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Probation Service

Part of the debate – in Westminster Hall at 9:30 am on 13th December 2005.

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Photo of Austin Mitchell Austin Mitchell Labour, Great Grimsby 9:30 am, 13th December 2005

I am grateful for my hon. Friend's intervention, as I too received a letter from Richard Heller, which sets out his views and the experience of his wife, who was in the probation service and who sadly died a few weeks ago. It was a powerful and moving letter, which sums up this case. The ethos must be co-operation and service to the offender, not the profit motive and value for money. Value to society is the ethos, not value for money; the two are not the same. Yet on the basis of that untested, unproven assertion, the 42 local area boards will be abolished. Quite apart from the fact that they will shortly abolish themselves as areas, because of the reorganisation of the police service, which will be completed, one hopes, in two years—another restless change process—new areas will be required for those that presently work for probation.

The area boards will be abolished and replaced by regional business managers, who will invite bids to provide the service from new bodies and contributors; outside organisations. They could be anything; prison companies, charities or cattle prod manufacturers, which also produce tagging devices. The very slogan, "Correction companies" brings to mind sadomasochism of all kinds. One does not know what the organisations will be. Yet, untried organisations will be brought in to replace what is now an effective, well functioning service. They will all be able to bid for contracts to run the service for profit, in local units.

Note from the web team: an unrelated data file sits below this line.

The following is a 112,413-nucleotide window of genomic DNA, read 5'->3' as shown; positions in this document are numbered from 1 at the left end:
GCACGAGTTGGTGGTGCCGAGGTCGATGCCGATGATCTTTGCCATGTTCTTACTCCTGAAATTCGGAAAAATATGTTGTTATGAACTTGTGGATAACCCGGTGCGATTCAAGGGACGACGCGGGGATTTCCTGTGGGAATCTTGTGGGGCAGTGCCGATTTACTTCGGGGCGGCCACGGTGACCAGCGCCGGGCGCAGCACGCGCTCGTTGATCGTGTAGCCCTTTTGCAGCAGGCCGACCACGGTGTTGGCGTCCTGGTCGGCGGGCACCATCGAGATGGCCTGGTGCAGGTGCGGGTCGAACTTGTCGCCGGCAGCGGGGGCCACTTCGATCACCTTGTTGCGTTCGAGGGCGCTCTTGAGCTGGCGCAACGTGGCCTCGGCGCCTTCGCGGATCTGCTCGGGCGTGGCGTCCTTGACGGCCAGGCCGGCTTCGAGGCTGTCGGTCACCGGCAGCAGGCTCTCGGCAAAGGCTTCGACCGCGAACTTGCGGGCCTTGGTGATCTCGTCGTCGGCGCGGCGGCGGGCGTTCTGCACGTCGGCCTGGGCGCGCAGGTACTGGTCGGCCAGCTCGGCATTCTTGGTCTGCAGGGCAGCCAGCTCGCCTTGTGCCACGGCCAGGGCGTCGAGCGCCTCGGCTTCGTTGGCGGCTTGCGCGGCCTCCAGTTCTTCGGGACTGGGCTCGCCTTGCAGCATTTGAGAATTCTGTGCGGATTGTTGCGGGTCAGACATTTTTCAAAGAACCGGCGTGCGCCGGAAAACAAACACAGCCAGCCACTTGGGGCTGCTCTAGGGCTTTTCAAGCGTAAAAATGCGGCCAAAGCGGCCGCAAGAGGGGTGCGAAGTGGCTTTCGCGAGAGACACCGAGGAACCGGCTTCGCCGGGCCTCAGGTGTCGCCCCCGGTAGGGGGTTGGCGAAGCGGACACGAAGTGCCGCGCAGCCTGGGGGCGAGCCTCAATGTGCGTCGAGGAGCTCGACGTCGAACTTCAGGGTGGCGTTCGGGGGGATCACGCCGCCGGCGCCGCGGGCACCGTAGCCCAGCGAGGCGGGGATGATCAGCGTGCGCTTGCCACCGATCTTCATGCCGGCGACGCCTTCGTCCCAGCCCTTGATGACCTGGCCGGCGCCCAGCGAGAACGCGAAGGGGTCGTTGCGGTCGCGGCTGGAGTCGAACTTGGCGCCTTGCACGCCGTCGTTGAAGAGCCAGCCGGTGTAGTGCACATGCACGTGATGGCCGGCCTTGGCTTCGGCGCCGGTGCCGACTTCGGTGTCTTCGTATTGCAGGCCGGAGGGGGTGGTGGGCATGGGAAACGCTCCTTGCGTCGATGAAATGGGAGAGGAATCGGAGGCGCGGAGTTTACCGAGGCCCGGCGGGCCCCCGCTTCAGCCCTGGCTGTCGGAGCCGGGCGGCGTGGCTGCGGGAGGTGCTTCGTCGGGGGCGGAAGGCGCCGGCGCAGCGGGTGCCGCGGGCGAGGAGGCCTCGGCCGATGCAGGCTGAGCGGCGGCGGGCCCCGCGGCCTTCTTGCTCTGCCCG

What is wrong with that can be fairly readily summed up; it is an attempt to create an artificial market in probation services, which should not be a market at all. This is a judicial function, a service for the courts and offenders, not a means of profit. What is wrong with the proposal? Probation is part of the judicial system. It is an agency of justice, not an agency of commerce. To make it an agency of commerce must undermine trust and undermine its integrity. Judge Judge—"Here come da judge, judge"—has pointed out the unsuitability of bringing commerce into this function. It will not only undermine trust but produce obvious conflicts of interest.

One pictures the scene. A probation officer appears in court to make his recommendations. He recommends that the offender be committed to lag's hall, which is run by his group, group 69, to provide correctional services, and he offers the court a DVD presentation of its charms and attractions. It will be exciting stuff; visual displays of the sort of place to which the offender will be sent.

Perhaps the probation officer could recommend tagging; his company McTag-it, which is based in Scotland and can produce red tags that are approved by the Office of the Deputy Prime Minister, can be worn with any clothing, and will keep the offender under effective supervision.

Perhaps, on the other hand, the probation officer could recommend community service and say that, just by coincidence, his company, Charitable Drains R Us, provides useful work digging drains for churches, public toilets and other places in which offenders can usefully be employed.